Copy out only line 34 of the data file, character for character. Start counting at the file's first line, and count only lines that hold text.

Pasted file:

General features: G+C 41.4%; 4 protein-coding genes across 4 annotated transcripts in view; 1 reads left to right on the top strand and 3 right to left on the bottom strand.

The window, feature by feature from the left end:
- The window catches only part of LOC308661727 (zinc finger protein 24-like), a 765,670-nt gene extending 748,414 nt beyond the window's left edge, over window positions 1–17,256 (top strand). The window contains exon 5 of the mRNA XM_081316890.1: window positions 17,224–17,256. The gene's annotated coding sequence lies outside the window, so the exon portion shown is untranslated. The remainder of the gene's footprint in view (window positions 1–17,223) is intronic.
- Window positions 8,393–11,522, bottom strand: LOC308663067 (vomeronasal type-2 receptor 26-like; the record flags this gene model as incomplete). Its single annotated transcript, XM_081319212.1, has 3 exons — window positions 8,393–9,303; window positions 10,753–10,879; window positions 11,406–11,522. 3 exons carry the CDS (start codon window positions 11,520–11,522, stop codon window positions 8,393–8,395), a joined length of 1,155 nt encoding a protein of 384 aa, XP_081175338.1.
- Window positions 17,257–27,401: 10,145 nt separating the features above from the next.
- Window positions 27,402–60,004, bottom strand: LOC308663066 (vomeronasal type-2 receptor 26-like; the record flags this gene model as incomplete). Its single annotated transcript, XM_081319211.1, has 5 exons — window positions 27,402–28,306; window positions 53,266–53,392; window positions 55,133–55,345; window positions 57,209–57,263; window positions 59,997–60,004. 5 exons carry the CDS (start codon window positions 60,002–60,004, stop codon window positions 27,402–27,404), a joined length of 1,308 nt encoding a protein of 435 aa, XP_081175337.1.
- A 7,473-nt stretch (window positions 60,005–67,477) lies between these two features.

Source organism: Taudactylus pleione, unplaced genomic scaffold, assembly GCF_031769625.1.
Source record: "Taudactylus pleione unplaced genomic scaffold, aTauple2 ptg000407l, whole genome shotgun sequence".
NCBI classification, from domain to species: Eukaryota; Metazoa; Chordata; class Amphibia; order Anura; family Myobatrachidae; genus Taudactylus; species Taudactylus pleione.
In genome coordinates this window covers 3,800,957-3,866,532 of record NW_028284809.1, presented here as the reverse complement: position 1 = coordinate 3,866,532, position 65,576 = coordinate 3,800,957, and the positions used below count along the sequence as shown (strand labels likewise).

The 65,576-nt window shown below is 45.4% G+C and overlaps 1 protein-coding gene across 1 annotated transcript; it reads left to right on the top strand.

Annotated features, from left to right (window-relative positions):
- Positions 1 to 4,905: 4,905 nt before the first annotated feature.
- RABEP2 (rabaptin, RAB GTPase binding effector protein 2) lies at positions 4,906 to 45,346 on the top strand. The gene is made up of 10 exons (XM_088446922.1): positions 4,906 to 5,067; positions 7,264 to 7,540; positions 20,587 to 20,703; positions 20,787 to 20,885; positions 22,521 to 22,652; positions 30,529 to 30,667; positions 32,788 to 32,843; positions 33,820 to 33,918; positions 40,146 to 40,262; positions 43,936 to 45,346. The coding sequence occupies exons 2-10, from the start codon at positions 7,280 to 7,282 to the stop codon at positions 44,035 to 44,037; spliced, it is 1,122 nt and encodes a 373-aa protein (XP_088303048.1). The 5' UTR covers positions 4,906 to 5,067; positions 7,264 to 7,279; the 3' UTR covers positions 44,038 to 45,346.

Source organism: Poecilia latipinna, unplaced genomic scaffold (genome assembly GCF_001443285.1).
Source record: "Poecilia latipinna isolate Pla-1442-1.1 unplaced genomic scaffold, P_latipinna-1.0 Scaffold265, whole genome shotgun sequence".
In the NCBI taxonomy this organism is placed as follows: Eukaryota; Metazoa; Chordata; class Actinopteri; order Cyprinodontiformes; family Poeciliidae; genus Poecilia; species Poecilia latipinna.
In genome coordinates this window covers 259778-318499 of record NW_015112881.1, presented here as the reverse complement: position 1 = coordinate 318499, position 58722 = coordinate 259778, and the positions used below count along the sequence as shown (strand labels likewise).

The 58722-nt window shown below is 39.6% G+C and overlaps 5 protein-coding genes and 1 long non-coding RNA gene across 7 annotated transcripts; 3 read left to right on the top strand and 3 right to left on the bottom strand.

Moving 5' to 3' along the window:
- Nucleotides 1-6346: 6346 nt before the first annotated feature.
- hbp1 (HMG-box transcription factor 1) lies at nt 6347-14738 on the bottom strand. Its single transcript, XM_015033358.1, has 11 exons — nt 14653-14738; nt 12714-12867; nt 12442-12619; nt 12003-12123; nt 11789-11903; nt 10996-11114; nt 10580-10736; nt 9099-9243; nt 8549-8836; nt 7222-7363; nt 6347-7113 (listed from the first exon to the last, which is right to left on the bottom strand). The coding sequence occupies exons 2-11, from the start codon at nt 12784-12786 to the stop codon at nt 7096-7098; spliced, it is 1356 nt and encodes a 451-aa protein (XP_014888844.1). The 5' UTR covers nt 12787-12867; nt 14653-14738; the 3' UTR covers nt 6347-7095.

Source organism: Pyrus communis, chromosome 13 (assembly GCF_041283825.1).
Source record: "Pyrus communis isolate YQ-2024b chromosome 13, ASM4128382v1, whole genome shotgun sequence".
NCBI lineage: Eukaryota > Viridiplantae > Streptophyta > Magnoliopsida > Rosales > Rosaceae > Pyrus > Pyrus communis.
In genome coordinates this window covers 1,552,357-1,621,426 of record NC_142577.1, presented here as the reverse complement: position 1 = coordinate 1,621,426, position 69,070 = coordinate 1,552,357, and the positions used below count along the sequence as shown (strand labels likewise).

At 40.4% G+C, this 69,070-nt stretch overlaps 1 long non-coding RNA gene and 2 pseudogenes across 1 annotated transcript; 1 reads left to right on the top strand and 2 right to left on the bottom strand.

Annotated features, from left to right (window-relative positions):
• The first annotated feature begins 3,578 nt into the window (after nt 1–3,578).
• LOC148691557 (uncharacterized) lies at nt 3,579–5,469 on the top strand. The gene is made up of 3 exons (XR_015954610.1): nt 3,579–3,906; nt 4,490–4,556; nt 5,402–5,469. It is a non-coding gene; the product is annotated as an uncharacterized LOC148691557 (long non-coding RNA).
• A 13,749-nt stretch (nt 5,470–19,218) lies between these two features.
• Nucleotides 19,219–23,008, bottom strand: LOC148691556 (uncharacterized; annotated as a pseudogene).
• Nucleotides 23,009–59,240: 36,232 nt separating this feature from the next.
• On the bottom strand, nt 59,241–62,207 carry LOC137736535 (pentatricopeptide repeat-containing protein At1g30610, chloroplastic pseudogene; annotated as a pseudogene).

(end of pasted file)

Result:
• Nucleotides 23,009–59,240: 36,232 nt separating this feature from the next.